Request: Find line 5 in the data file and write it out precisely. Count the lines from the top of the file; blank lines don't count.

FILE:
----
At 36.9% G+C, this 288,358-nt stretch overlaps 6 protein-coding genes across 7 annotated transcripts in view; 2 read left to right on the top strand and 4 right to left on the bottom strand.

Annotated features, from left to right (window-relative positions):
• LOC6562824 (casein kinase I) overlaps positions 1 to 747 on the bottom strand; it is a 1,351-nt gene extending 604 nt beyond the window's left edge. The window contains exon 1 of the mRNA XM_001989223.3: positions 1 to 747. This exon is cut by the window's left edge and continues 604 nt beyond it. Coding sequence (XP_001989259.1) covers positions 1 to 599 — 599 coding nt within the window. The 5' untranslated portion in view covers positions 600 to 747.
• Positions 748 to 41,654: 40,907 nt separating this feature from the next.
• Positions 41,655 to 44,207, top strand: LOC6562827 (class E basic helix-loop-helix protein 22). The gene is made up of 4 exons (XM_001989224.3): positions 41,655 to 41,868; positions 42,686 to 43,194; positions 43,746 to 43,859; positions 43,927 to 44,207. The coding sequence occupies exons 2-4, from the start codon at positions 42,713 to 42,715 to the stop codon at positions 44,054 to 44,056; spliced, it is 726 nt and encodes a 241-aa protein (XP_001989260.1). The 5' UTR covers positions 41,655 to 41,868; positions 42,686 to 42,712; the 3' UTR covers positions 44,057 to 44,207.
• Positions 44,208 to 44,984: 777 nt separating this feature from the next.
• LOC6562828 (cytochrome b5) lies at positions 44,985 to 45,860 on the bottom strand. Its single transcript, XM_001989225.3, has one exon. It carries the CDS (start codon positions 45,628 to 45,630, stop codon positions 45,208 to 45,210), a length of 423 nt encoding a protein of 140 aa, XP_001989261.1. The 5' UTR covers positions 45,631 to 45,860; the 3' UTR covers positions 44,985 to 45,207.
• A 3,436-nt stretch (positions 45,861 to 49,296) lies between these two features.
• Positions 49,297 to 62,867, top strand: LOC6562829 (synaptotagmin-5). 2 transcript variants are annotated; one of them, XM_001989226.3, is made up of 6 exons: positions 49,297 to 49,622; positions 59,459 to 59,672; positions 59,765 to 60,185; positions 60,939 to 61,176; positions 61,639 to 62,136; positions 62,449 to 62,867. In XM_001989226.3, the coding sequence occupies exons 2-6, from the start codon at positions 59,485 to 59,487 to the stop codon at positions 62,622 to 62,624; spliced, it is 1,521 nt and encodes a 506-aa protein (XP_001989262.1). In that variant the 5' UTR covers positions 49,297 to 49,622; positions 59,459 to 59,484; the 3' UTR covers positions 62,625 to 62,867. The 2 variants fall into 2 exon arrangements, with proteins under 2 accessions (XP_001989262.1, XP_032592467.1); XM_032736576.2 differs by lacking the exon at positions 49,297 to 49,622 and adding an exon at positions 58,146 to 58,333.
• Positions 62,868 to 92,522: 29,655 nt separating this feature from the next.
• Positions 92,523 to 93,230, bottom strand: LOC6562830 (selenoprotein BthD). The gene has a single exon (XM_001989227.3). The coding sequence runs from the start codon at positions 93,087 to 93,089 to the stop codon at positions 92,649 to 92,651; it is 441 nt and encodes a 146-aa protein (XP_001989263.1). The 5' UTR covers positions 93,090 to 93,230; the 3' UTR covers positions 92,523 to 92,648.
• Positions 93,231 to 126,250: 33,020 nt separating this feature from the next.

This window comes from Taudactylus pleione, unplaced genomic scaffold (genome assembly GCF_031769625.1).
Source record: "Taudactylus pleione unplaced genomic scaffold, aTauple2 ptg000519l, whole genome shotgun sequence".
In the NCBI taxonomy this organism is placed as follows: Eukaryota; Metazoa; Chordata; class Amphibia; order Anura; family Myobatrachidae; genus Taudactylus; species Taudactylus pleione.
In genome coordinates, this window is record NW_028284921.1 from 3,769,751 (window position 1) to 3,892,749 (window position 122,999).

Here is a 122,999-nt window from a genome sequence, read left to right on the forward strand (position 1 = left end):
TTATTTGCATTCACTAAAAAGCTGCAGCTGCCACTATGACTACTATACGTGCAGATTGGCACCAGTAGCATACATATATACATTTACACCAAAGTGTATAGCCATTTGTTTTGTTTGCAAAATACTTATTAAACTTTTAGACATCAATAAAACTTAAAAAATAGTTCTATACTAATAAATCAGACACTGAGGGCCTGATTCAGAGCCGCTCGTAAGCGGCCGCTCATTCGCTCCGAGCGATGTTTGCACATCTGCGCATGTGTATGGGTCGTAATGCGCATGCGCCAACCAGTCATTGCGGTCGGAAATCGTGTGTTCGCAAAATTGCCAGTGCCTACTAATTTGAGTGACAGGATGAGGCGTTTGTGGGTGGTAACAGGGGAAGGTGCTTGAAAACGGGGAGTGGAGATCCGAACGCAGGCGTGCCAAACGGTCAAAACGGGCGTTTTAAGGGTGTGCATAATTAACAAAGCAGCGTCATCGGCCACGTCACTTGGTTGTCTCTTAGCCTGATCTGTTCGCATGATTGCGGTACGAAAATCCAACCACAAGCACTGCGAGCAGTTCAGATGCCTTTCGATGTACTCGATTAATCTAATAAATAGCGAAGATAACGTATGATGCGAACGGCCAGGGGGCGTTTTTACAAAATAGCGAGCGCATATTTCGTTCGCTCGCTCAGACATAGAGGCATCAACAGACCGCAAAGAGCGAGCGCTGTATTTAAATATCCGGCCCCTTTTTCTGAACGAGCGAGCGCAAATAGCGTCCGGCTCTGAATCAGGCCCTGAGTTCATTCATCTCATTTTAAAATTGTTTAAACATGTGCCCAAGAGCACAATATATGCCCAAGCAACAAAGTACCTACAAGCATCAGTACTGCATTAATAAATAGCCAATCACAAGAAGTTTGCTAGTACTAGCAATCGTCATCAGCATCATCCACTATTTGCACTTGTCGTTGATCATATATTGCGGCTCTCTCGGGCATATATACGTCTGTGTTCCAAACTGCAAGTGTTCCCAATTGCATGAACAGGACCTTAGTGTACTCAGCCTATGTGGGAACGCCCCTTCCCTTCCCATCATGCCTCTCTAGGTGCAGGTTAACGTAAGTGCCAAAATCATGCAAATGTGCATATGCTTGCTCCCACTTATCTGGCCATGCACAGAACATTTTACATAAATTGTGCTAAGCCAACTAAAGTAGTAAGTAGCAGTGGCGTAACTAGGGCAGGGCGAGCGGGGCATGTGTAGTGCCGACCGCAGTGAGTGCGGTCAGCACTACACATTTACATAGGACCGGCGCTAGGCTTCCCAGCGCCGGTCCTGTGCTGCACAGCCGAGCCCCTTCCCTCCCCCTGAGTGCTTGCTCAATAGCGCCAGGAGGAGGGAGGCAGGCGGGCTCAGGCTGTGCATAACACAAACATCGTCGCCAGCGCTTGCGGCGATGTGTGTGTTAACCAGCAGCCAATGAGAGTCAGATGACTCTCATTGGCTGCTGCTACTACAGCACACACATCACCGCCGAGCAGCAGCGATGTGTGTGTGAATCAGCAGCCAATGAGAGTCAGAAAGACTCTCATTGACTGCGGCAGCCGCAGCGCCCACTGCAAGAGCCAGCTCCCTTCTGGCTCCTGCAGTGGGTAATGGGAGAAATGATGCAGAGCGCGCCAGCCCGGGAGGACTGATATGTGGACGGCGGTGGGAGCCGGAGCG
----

• Positions 41,655 to 44,207, top strand: LOC6562827 (class E basic helix-loop-helix protein 22). The gene is made up of 4 exons (XM_001989224.3): positions 41,655 to 41,868; positions 42,686 to 43,194; positions 43,746 to 43,859; positions 43,927 to 44,207. The coding sequence occupies exons 2-4, from the start codon at positions 42,713 to 42,715 to the stop codon at positions 44,054 to 44,056; spliced, it is 726 nt and encodes a 241-aa protein (XP_001989260.1). The 5' UTR covers positions 41,655 to 41,868; positions 42,686 to 42,712; the 3' UTR covers positions 44,057 to 44,207.